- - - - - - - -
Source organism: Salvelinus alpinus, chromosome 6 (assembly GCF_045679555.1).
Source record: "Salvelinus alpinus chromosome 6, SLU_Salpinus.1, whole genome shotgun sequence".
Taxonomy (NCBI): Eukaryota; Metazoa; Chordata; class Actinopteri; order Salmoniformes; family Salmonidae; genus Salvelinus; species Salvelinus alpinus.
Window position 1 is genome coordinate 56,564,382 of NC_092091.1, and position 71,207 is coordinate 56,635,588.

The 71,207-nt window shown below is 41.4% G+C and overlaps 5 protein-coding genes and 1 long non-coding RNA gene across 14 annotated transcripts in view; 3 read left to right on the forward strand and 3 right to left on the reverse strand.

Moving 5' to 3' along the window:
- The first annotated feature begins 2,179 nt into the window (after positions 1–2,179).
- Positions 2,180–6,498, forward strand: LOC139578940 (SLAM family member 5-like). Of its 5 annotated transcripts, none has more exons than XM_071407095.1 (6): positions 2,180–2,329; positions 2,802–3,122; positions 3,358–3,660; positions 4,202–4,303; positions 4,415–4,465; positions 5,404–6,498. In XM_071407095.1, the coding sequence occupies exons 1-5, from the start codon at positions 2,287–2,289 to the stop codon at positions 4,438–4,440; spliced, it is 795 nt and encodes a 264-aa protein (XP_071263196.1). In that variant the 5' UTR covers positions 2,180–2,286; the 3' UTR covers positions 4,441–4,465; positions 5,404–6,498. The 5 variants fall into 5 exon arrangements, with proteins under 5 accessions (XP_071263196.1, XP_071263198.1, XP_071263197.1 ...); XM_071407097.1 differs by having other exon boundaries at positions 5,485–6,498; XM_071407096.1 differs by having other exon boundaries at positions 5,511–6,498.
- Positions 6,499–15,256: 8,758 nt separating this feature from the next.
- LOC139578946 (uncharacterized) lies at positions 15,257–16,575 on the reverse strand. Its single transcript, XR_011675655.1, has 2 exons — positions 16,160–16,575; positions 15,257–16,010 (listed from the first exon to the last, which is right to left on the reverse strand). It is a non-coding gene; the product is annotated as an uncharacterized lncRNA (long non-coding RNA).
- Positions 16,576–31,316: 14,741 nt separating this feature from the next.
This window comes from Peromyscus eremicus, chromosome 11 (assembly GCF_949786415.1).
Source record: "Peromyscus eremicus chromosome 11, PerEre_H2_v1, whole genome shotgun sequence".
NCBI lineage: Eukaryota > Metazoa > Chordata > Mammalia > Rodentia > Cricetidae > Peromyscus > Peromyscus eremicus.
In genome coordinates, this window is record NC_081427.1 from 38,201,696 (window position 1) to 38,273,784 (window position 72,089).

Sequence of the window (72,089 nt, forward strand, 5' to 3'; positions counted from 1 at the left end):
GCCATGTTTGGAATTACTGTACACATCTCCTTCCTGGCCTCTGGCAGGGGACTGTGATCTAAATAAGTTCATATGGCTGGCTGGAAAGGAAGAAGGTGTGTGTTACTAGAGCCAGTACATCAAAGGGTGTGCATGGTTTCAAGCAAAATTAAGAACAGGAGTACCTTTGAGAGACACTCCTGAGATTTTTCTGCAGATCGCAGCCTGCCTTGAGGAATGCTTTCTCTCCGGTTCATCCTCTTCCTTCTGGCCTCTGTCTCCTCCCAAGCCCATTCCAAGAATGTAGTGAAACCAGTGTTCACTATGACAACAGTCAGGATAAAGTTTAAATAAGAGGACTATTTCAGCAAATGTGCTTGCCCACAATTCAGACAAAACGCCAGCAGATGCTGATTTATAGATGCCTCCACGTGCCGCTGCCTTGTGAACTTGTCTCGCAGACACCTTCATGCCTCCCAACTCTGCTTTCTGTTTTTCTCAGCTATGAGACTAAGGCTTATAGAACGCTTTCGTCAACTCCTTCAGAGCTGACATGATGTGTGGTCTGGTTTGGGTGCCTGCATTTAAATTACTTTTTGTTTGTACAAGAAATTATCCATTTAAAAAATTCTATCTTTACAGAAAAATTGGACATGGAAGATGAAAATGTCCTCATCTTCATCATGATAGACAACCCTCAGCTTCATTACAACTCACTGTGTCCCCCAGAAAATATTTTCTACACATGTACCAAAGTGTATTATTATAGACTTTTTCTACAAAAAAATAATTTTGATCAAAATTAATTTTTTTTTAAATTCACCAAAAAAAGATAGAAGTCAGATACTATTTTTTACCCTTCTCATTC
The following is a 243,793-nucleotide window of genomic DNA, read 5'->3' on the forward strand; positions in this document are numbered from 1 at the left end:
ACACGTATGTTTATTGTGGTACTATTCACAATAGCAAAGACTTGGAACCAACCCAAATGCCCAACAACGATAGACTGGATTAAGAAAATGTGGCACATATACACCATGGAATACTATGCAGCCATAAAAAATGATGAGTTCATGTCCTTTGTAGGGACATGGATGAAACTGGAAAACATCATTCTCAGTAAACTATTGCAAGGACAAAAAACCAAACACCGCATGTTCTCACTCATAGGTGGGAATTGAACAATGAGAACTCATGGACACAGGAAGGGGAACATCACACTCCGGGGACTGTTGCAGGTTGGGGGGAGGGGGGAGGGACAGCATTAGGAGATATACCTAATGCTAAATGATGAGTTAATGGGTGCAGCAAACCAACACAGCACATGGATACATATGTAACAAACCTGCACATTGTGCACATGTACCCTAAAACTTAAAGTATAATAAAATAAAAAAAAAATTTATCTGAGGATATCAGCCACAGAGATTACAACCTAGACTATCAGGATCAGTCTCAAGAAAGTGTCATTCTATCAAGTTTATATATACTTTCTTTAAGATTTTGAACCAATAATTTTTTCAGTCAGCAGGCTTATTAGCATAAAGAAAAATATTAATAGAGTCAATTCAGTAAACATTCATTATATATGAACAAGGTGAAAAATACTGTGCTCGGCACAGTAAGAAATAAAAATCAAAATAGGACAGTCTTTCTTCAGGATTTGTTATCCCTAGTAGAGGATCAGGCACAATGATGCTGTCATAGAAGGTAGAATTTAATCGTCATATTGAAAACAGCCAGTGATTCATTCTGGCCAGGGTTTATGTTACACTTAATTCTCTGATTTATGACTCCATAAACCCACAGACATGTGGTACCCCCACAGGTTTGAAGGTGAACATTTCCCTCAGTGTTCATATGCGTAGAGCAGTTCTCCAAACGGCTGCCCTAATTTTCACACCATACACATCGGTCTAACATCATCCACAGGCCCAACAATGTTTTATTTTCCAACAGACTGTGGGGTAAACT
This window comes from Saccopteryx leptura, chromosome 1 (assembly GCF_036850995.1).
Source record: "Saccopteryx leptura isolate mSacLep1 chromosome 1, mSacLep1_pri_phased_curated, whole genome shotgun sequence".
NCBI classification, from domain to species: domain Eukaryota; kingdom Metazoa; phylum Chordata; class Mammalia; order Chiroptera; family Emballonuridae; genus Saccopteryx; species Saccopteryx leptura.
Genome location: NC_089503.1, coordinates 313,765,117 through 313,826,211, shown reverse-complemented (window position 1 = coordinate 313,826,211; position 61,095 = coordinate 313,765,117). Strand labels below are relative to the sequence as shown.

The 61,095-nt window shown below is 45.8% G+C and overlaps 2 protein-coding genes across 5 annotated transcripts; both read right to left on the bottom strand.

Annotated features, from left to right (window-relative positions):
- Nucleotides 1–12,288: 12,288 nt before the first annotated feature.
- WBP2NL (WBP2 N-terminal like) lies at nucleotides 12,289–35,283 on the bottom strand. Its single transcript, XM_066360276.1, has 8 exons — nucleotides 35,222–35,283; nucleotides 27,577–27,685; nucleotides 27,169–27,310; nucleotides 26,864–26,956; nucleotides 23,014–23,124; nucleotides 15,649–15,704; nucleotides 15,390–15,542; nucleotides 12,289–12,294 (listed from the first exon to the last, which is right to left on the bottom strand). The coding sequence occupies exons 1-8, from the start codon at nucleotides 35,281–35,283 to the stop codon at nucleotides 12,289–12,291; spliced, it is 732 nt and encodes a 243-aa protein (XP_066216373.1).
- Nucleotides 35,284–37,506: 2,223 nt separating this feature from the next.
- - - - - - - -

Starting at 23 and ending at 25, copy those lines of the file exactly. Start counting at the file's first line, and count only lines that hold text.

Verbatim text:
Genome location: NC_089503.1, coordinates 313,765,117 through 313,826,211, shown reverse-complemented (window position 1 = coordinate 313,826,211; position 61,095 = coordinate 313,765,117). Strand labels below are relative to the sequence as shown.

The 61,095-nt window shown below is 45.8% G+C and overlaps 2 protein-coding genes across 5 annotated transcripts; both read right to left on the bottom strand.

Annotated features, from left to right (window-relative positions):